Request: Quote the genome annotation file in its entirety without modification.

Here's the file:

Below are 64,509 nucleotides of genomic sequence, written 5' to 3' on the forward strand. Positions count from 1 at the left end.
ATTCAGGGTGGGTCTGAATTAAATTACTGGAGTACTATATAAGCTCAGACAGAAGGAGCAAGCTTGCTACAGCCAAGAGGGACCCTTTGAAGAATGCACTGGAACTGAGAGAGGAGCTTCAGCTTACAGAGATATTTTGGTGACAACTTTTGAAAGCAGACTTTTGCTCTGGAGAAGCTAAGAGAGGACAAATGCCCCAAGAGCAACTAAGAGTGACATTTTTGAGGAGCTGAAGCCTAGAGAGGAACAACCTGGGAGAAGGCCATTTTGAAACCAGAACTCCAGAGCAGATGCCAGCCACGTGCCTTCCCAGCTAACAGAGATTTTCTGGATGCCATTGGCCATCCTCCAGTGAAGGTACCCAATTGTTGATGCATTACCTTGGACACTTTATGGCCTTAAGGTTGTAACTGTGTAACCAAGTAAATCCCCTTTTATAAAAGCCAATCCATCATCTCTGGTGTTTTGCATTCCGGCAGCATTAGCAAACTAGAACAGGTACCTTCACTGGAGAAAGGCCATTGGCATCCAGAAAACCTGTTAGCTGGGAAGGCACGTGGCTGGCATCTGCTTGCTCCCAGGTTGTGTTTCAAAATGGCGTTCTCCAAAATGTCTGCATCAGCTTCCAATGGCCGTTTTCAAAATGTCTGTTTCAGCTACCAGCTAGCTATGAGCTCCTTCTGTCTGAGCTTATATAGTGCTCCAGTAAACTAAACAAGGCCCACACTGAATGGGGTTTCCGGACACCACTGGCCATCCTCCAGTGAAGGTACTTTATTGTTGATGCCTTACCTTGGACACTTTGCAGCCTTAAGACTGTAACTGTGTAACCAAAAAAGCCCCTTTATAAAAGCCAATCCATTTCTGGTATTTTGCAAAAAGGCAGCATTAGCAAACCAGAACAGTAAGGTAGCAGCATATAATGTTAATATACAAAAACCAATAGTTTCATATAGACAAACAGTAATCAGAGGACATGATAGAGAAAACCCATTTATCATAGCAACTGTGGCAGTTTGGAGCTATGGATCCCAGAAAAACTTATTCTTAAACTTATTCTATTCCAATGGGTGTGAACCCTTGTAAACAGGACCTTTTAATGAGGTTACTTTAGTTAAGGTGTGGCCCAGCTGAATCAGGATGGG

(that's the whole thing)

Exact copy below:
Below are 64,509 nucleotides of genomic sequence, written 5' to 3' on the forward strand. Positions count from 1 at the left end.
ATTCAGGGTGGGTCTGAATTAAATTACTGGAGTACTATATAAGCTCAGACAGAAGGAGCAAGCTTGCTACAGCCAAGAGGGACCCTTTGAAGAATGCACTGGAACTGAGAGAGGAGCTTCAGCTTACAGAGATATTTTGGTGACAACTTTTGAAAGCAGACTTTTGCTCTGGAGAAGCTAAGAGAGGACAAATGCCCCAAGAGCAACTAAGAGTGACATTTTTGAGGAGCTGAAGCCTAGAGAGGAACAACCTGGGAGAAGGCCATTTTGAAACCAGAACTCCAGAGCAGATGCCAGCCACGTGCCTTCCCAGCTAACAGAGATTTTCTGGATGCCATTGGCCATCCTCCAGTGAAGGTACCCAATTGTTGATGCATTACCTTGGACACTTTATGGCCTTAAGGTTGTAACTGTGTAACCAAGTAAATCCCCTTTTATAAAAGCCAATCCATCATCTCTGGTGTTTTGCATTCCGGCAGCATTAGCAAACTAGAACAGGTACCTTCACTGGAGAAAGGCCATTGGCATCCAGAAAACCTGTTAGCTGGGAAGGCACGTGGCTGGCATCTGCTTGCTCCCAGGTTGTGTTTCAAAATGGCGTTCTCCAAAATGTCTGCATCAGCTTCCAATGGCCGTTTTCAAAATGTCTGTTTCAGCTACCAGCTAGCTATGAGCTCCTTCTGTCTGAGCTTATATAGTGCTCCAGTAAACTAAACAAGGCCCACACTGAATGGGGTTTCCGGACACCACTGGCCATCCTCCAGTGAAGGTACTTTATTGTTGATGCCTTACCTTGGACACTTTGCAGCCTTAAGACTGTAACTGTGTAACCAAAAAAGCCCCTTTATAAAAGCCAATCCATTTCTGGTATTTTGCAAAAAGGCAGCATTAGCAAACCAGAACAGTAAGGTAGCAGCATATAATGTTAATATACAAAAACCAATAGTTTCATATAGACAAACAGTAATCAGAGGACATGATAGAGAAAACCCATTTATCATAGCAACTGTGGCAGTTTGGAGCTATGGATCCCAGAAAAACTTATTCTTAAACTTATTCTATTCCAATGGGTGTGAACCCTTGTAAACAGGACCTTTTAATGAGGTTACTTTAGTTAAGGTGTGGCCCAGCTGAATCAGGATGGG